Our Sugarbush in Autumn
A glimpse of our property in autumn. When many people see this scene they think of how beautiful the northeast fall is.
When we look at this scene, we see thousands of gallons of sap waiting to be collected so it can be turned into delicious maple syrup.
We have a little over 200,000 feet of tubing in our woods. This is close to 40 miles. These lines have to be walked almost continuously during sugaring season and at least 4 or 5 times during the off season to check for leaks. These are caused from squirrels chewing on the lines and also trees falling on them. It is important to have no leaks, because leaks affect the vacuum levels which lead to less sap yield.
Pictured here, Neil is tapping a tree and putting the spout in. Also pictured, Tonya is putting spouts on.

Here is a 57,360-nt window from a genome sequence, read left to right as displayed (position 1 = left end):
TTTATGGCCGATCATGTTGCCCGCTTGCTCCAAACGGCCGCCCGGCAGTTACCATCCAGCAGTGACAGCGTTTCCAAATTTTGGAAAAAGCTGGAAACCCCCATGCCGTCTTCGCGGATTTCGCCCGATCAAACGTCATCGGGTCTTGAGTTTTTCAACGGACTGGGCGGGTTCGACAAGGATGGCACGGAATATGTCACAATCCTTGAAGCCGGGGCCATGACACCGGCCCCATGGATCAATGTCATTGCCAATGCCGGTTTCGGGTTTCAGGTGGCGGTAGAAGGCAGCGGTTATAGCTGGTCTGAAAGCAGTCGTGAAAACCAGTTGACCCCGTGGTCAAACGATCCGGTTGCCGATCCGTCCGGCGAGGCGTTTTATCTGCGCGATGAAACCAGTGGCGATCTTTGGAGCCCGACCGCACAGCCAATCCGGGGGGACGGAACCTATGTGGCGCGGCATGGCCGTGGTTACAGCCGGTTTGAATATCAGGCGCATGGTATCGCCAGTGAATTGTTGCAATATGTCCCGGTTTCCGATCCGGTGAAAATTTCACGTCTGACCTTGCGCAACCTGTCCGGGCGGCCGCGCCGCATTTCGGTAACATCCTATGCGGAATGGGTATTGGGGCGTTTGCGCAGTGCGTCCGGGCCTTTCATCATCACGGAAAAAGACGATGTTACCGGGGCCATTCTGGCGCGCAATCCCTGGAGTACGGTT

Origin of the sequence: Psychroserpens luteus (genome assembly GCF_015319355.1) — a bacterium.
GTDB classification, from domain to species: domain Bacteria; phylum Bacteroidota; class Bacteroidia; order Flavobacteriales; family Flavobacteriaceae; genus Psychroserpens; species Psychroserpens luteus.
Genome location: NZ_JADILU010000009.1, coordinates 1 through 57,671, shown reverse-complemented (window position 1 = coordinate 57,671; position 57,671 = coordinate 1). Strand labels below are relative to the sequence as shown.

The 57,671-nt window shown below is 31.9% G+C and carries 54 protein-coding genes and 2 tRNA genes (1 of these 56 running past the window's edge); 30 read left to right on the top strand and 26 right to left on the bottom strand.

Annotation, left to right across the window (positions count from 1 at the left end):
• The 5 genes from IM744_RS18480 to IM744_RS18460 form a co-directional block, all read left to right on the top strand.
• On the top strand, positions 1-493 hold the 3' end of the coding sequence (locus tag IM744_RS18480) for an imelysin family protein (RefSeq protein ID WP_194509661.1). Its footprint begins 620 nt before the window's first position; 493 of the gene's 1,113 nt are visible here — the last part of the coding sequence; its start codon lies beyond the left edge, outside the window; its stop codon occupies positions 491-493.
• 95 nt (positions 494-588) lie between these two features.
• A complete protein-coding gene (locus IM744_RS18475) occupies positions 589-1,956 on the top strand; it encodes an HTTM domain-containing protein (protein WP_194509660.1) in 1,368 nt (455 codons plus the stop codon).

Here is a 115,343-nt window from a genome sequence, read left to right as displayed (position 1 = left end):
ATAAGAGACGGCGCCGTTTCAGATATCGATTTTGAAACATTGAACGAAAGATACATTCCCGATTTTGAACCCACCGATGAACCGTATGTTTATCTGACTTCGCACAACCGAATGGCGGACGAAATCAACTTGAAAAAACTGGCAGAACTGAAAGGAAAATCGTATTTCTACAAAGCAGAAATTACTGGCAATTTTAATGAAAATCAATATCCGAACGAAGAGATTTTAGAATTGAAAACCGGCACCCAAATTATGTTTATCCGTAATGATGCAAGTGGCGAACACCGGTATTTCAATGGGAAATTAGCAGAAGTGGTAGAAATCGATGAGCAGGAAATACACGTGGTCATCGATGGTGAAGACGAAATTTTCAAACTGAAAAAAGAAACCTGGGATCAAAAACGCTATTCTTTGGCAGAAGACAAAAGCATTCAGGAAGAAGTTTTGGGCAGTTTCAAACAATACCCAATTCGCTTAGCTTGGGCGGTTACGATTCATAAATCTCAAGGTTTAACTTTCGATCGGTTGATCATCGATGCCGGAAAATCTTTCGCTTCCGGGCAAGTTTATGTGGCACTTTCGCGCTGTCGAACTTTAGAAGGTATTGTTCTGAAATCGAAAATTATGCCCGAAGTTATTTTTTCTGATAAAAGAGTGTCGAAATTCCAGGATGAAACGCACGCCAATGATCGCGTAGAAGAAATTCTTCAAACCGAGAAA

This vacuum booster was installed in our new woods to accomodate the lines that only run at a 2% pitch back to the sugar house. Since these taps are so far away (about a half mile) this ensures there will always be adequate vacuum to these taps.
(Bottom/Left) The vacuum pump which “pulls” the sap out of the trees & down the hill.
Waking Up To Full Sap Tanks
Here you can see sap coming into the releaser in the sugarhouse. In the picture on the far left, it’s running at approximately 1,200 gallons per hour.
In the smaller image towards the bottom of this picture, you’ll see what it looks like when we get to the sugarhouse in the morning and getting to view full tanks.
Our sap storage tanks hold 5,700 gallons of sap in the sugarhouse.
Removing Water From Sap
Reverse Osmosis machine which removes a large portion of the water from the sap before boiling.
Turning Sap Into Syrup
Our new D&G evaporator.
Filtering Hot Syrup From the Evaporator
The finished syrup goes through the filter press, then into stainless steel barrels at approximately 200 degrees. This is called “hotpacking” or “canning”. It seals the barrels and preserves them for use throughout the year.